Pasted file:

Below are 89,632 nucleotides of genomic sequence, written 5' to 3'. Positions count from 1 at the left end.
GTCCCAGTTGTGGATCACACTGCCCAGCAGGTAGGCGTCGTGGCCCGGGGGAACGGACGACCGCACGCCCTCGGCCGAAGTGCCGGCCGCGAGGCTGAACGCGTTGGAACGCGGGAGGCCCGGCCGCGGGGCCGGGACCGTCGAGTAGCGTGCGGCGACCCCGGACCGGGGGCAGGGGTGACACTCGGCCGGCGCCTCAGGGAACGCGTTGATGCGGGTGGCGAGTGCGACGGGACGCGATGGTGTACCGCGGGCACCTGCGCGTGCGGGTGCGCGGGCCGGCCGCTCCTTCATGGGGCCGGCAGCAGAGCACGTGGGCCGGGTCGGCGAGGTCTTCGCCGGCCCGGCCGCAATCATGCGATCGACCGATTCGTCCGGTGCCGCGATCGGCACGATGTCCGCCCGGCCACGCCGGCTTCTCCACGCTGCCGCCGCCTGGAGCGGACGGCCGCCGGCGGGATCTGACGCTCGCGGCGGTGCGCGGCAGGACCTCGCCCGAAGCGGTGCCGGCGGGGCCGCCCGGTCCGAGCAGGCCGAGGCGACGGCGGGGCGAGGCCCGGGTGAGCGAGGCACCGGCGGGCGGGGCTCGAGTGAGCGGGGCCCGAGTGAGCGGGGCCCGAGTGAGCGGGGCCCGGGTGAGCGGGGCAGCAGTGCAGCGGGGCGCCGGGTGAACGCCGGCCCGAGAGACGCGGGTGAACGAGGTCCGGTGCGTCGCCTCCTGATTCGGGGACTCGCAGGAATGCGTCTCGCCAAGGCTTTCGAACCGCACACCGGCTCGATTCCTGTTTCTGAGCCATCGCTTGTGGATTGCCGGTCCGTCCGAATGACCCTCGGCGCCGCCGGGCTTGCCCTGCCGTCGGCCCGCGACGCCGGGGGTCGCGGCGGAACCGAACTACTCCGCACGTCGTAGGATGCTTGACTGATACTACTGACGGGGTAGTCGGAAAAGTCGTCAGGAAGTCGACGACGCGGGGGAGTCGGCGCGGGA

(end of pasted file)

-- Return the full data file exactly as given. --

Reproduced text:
Below are 89,632 nucleotides of genomic sequence, written 5' to 3'. Positions count from 1 at the left end.
GTCCCAGTTGTGGATCACACTGCCCAGCAGGTAGGCGTCGTGGCCCGGGGGAACGGACGACCGCACGCCCTCGGCCGAAGTGCCGGCCGCGAGGCTGAACGCGTTGGAACGCGGGAGGCCCGGCCGCGGGGCCGGGACCGTCGAGTAGCGTGCGGCGACCCCGGACCGGGGGCAGGGGTGACACTCGGCCGGCGCCTCAGGGAACGCGTTGATGCGGGTGGCGAGTGCGACGGGACGCGATGGTGTACCGCGGGCACCTGCGCGTGCGGGTGCGCGGGCCGGCCGCTCCTTCATGGGGCCGGCAGCAGAGCACGTGGGCCGGGTCGGCGAGGTCTTCGCCGGCCCGGCCGCAATCATGCGATCGACCGATTCGTCCGGTGCCGCGATCGGCACGATGTCCGCCCGGCCACGCCGGCTTCTCCACGCTGCCGCCGCCTGGAGCGGACGGCCGCCGGCGGGATCTGACGCTCGCGGCGGTGCGCGGCAGGACCTCGCCCGAAGCGGTGCCGGCGGGGCCGCCCGGTCCGAGCAGGCCGAGGCGACGGCGGGGCGAGGCCCGGGTGAGCGAGGCACCGGCGGGCGGGGCTCGAGTGAGCGGGGCCCGAGTGAGCGGGGCCCGAGTGAGCGGGGCCCGGGTGAGCGGGGCAGCAGTGCAGCGGGGCGCCGGGTGAACGCCGGCCCGAGAGACGCGGGTGAACGAGGTCCGGTGCGTCGCCTCCTGATTCGGGGACTCGCAGGAATGCGTCTCGCCAAGGCTTTCGAACCGCACACCGGCTCGATTCCTGTTTCTGAGCCATCGCTTGTGGATTGCCGGTCCGTCCGAATGACCCTCGGCGCCGCCGGGCTTGCCCTGCCGTCGGCCCGCGACGCCGGGGGTCGCGGCGGAACCGAACTACTCCGCACGTCGTAGGATGCTTGACTGATACTACTGACGGGGTAGTCGGAAAAGTCGTCAGGAAGTCGACGACGCGGGGGAGTCGGCGCGGGA